Your Canada, Your Constitution Denies the Statute of Westminster and Patriation


Your Canada, Your Constitution (YCYC) has published the second of what may become a series of installments derived from the unscientific, inaccurate push poll that Harris-Decima conducted on its behalf between May 10th and May 20th. The constitutional sophists at YCYC devised survey questions that contain numerous factual errors, and then erroneously concluded that “52% of Canadians agree Canada’s Constitution should be changed to make Canada fully independent from Britain – 43% disagree.”[1]

The Unscientific Methodology of the Push Poll Invalidates Its Results

YCYC asked respondents whether “Canada [should become] a fully independent country by retiring the British monarchy as the head of governments in Canada.” The question itself contains at least three main errors.

To what extent do you agree or disagree that Canada’s Constitution should be changed to make Canada a fully independent country by retiring the British Monarchy as Head of Canada’s federal and provincial governments?

  1. Strongly agree
  2. Agree
  3. Disagree
  4. Strongly disagree
  5. [Do not read] Don’t know/refused

First, Canada became independent upon the passage of the Statute of Westminster in December 1931. Second, the Patriation of the written constitution in 1982 finally put into effect what the Statute of Westminster had made possible since the 1930s and ensured that only the Parliament of Canada and the provincial legislatures could amend the constitution of Canada. The Statute of Westminster, 1931 marked the formal and legal independence of the Dominion of Canada, but our written constitution remained an act of the British Parliament until Patriation; as such, the British Parliament had to amend Canada’s constitution on the advice of the Canadian Parliament. Canada could have patriated as early as December 1931, but our federal and provincial governments and parliaments could not agree on a suitable amending formula. We decided to leave the amendment of our written constitution to the British Parliament by default, as a neutral position until devising a new indigenous amending formula. Peter Russell offers an excellent history of constitutional reform in 20th-century Canada in Constitutional Odyssey: Can Canadians Become a Sovereign People?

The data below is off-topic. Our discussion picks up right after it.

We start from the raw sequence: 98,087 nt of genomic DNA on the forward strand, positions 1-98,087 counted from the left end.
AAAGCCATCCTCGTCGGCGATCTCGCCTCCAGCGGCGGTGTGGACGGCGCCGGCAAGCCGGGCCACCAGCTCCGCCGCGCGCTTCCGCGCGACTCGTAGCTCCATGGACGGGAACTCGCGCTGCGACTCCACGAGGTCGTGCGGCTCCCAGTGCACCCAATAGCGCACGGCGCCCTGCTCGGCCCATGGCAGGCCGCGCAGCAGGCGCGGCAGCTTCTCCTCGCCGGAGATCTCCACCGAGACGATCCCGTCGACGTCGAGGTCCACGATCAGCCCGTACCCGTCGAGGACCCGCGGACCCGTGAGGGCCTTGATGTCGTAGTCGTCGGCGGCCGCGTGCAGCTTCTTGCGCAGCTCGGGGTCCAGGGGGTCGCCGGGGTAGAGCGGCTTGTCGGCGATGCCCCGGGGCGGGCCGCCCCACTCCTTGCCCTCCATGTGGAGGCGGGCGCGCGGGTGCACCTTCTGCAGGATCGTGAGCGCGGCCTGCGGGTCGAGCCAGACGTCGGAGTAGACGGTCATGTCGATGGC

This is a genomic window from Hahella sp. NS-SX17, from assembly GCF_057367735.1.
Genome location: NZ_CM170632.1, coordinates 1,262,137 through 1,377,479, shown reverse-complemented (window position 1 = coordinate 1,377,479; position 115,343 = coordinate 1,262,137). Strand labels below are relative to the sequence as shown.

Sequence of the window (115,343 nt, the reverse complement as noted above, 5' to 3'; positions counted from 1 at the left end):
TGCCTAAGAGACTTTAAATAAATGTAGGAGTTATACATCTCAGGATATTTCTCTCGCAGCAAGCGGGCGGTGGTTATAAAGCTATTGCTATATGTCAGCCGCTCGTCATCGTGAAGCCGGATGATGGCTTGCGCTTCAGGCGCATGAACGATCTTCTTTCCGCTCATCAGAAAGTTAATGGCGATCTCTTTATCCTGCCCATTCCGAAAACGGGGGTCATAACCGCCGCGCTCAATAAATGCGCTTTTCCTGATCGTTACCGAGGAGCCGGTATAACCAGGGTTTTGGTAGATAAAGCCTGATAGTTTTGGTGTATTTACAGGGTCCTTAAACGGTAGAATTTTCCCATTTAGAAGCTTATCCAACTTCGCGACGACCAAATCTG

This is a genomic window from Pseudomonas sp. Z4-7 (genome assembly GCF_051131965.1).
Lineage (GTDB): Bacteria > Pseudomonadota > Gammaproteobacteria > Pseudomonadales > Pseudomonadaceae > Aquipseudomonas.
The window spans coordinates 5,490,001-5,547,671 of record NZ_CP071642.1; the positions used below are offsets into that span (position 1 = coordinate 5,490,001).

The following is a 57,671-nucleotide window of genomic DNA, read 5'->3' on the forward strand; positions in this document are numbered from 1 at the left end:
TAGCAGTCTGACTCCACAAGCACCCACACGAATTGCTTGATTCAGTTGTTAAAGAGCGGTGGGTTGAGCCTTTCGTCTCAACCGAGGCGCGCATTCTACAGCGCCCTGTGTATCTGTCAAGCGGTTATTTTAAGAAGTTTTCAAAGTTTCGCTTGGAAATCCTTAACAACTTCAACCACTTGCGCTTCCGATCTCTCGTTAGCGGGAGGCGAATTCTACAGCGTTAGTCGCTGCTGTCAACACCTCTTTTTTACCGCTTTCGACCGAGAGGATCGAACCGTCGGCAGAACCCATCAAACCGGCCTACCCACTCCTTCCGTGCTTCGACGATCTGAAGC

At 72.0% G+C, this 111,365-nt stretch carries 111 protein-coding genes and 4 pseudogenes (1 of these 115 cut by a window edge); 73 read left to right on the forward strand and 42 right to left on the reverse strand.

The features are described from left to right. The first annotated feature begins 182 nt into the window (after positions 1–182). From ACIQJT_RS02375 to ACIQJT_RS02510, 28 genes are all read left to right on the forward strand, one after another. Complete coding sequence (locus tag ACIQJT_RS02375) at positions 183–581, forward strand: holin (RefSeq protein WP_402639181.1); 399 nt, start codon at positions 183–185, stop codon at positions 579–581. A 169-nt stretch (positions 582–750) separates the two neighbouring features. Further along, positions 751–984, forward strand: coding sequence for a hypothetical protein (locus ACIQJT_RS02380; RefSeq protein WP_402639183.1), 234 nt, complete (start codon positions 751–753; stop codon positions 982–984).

The Statute of Westminster created the personal monarchical union of the Commonwealth Realms and thus established the Crown of Canada and the King or Queen of Canada as a separate legal-constitutional entity relative to the Crown of the United Kingdom and the King or Queen of the United Kingdom. The “British monarch” has not been Canada’s head of state since 1931. There are currently 16 Commonwealth Realms, and this doctrine applies to all of them. Her Majesty Queen Elizabeth II therefore wears 16 Crowns (in the legal sense) and is separately the Queen of the United Kingdom, the Queen of Canada, the Queen of Australia, the Queen of New Zealand, and the Queen of 12 other Realms. The Prime Minister of the United Kingdom advises the Queen in Right of the United Kingdom, while the Prime Minister of Canada advises the Queen in Right of Canada.